Jürg Ramseier, a ski instructor in the Swiss Alps, hated the helmet he conscientiously wore in front of his students, so in 1999 he set about finding a fashionable alternative that would combine the shock-absorbing armor of a helmet with the warmth and flexibility of a lightweight knit hat. Six years later his company, Ribcap (www.ribcap.ch), unveiled a headgear line designed by Berlin-based Frisch. Unassuming on the outside, the caps are reinforced on the inside with a futuristic rubberlike material called d3o that hardens upon impact.
For his latest collection, Ramseier turned to Thomas Wüthrich and Lisa Besset (www.lisa-tom.com), a young design team based in Basel. “He was looking for someone who could cross industrial and fashion design,” Wüthrich says. “Lisa is a fashion designer; I’m the product designer.” The collaboration produced four versatile styles, which won last year’s Swiss Design Award. (The Billie, named after Lady Day, is pictured below.) Here they delve into the particulars of their novel hats, available through Ribcap in anthracite, cream, red, and olive.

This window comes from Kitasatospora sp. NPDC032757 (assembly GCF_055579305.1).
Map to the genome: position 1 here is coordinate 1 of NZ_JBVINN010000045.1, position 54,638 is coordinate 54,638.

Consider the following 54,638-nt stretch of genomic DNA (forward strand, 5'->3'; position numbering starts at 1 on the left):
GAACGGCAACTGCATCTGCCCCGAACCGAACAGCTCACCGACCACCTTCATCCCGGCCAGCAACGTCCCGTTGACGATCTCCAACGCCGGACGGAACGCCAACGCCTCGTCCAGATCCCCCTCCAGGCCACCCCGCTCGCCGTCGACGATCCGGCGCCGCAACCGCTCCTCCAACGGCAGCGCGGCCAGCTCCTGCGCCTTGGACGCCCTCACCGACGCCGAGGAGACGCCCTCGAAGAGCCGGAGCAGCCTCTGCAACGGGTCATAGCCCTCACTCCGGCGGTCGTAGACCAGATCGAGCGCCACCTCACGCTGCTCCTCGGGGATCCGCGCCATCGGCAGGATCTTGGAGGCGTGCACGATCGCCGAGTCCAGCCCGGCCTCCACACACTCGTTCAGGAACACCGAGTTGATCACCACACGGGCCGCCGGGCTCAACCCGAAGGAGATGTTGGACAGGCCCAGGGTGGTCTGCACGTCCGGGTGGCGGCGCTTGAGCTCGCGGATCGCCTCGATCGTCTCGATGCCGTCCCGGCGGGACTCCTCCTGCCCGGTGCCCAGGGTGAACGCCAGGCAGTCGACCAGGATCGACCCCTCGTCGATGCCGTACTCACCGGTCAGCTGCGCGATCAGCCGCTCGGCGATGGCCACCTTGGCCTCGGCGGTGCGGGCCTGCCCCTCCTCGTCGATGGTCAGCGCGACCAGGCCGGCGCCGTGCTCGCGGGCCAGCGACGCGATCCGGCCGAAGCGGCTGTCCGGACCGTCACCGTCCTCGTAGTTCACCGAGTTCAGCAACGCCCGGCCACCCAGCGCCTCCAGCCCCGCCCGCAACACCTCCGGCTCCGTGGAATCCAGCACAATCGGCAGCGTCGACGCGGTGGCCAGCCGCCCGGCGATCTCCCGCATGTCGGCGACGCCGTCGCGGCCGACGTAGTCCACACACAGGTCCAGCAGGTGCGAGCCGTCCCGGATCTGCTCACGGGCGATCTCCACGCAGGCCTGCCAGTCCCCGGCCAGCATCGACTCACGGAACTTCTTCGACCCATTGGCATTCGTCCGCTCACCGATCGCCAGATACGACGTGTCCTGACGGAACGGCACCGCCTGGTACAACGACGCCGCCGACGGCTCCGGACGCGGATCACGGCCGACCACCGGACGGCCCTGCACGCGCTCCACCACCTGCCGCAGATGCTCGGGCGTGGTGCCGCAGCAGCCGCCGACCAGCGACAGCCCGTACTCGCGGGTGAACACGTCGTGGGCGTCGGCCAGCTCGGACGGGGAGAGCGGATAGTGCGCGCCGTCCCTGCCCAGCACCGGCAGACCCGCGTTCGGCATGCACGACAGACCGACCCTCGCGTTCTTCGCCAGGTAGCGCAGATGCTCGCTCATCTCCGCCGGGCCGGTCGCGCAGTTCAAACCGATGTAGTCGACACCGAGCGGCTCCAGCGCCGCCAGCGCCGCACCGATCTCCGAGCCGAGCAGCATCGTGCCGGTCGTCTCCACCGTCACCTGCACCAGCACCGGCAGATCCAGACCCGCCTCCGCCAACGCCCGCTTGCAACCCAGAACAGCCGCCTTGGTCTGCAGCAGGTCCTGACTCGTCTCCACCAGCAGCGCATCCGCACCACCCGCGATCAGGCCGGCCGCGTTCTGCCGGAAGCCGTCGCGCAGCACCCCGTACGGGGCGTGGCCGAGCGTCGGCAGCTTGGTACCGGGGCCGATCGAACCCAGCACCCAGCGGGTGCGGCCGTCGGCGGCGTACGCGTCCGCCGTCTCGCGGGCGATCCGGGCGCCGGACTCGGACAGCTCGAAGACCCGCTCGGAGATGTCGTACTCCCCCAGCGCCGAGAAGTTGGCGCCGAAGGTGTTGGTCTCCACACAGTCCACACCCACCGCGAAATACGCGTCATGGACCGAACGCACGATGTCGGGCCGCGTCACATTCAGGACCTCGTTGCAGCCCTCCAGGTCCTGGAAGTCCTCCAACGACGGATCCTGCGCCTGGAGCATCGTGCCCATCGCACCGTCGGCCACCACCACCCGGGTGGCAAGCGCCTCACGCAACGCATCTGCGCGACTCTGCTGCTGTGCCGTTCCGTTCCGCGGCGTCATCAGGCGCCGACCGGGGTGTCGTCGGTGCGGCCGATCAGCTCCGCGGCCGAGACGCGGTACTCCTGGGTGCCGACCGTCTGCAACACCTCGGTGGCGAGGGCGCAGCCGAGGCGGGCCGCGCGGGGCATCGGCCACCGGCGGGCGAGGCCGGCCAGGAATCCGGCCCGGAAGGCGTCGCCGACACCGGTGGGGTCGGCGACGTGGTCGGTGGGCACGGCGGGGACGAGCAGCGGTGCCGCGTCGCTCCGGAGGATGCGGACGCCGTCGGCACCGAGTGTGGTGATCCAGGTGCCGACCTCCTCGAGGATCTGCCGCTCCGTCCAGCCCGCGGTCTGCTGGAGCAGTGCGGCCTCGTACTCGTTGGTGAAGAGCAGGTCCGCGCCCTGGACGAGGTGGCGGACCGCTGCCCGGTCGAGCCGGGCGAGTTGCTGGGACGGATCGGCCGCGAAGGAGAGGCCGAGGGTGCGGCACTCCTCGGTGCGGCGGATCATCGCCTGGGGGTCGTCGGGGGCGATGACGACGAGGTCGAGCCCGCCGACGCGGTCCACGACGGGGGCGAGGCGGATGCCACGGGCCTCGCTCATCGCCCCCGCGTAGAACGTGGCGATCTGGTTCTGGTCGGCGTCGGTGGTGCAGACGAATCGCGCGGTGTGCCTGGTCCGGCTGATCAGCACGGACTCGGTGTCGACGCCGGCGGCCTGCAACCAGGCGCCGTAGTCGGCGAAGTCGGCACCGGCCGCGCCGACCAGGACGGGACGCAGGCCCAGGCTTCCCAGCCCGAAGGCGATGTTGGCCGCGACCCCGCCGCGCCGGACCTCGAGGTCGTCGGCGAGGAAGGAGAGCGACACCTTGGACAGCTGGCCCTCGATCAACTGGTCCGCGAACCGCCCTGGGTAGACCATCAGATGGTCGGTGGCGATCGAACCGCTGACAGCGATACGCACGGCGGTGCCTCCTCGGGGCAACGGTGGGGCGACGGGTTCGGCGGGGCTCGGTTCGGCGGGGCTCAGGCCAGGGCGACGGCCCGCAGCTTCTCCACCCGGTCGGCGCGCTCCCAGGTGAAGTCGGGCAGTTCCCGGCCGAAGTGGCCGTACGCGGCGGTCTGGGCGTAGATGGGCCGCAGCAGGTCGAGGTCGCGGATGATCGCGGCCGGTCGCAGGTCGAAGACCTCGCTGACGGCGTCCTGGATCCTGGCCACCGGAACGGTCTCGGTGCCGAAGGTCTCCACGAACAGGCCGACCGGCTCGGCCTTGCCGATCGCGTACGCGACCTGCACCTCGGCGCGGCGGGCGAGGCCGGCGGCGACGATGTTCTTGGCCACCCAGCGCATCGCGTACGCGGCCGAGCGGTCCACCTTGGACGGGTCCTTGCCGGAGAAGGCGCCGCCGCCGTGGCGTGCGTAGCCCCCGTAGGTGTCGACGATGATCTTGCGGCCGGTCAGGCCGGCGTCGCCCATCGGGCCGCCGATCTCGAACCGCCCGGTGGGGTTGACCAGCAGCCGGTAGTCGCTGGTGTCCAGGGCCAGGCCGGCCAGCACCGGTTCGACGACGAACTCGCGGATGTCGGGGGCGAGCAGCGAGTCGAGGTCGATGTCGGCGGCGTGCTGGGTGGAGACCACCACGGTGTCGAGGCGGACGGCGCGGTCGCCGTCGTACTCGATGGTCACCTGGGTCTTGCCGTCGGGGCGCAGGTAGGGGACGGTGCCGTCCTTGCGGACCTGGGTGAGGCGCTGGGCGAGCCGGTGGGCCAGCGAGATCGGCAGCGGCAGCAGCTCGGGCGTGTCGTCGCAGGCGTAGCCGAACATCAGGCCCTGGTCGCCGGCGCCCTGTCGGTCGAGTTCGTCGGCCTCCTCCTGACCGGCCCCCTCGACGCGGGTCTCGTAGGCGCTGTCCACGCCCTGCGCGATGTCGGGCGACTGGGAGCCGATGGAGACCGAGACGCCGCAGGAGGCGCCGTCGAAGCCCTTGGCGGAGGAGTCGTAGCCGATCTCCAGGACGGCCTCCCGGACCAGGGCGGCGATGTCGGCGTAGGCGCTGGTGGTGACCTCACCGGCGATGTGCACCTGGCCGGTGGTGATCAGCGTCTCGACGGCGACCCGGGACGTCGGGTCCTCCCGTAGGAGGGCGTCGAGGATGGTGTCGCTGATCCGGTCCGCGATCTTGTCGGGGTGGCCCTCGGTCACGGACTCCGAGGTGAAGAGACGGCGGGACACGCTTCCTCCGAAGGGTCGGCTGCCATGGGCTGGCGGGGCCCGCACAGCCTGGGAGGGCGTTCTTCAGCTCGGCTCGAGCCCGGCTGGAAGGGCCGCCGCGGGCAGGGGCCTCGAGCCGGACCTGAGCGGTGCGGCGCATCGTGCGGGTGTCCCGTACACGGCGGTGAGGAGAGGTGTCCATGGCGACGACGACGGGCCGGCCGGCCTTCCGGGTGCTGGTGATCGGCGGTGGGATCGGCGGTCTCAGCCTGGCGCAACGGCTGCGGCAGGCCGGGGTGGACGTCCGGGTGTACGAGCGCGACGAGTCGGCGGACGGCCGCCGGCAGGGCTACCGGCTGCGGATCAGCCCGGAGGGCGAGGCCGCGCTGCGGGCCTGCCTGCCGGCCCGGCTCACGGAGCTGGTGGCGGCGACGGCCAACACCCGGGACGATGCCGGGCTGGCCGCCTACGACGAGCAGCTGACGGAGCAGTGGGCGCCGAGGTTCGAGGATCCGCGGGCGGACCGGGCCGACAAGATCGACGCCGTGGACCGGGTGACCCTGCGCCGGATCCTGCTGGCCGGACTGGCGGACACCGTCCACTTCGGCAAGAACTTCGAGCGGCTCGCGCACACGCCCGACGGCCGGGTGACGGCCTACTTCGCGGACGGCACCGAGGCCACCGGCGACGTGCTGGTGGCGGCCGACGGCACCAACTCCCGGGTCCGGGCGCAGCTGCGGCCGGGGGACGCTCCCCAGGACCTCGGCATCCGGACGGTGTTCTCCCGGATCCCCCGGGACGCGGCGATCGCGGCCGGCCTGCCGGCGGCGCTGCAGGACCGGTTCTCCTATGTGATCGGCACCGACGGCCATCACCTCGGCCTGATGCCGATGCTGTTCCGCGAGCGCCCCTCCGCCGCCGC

The fabric is half wool, half polyester. We originally insisted on 100-percent wool but were advised that the mix of fibers would be less itchy for people with sensitive skin.
The adjustable strap is attached to an elastic ribbon that runs between the two knit layers. This ribbon was difficult to integrate into the production process because it’s very tricky to sew.
Achieving the right elasticity and strength was essential. The knitting factory, Frilo Swissmade, produced many samples before getting the proper one-size-fits-all stretch.
Producing the d3o mold is expensive, so it was important that we come up with only one shape [shown here] for all the styles. A duplicate panel fits closely around the other side of the head.
The challenge was to cover the head with as few gaps between the protective panels as possible. A small incision was made to allow the structure to stretch and accommodate all head sizes.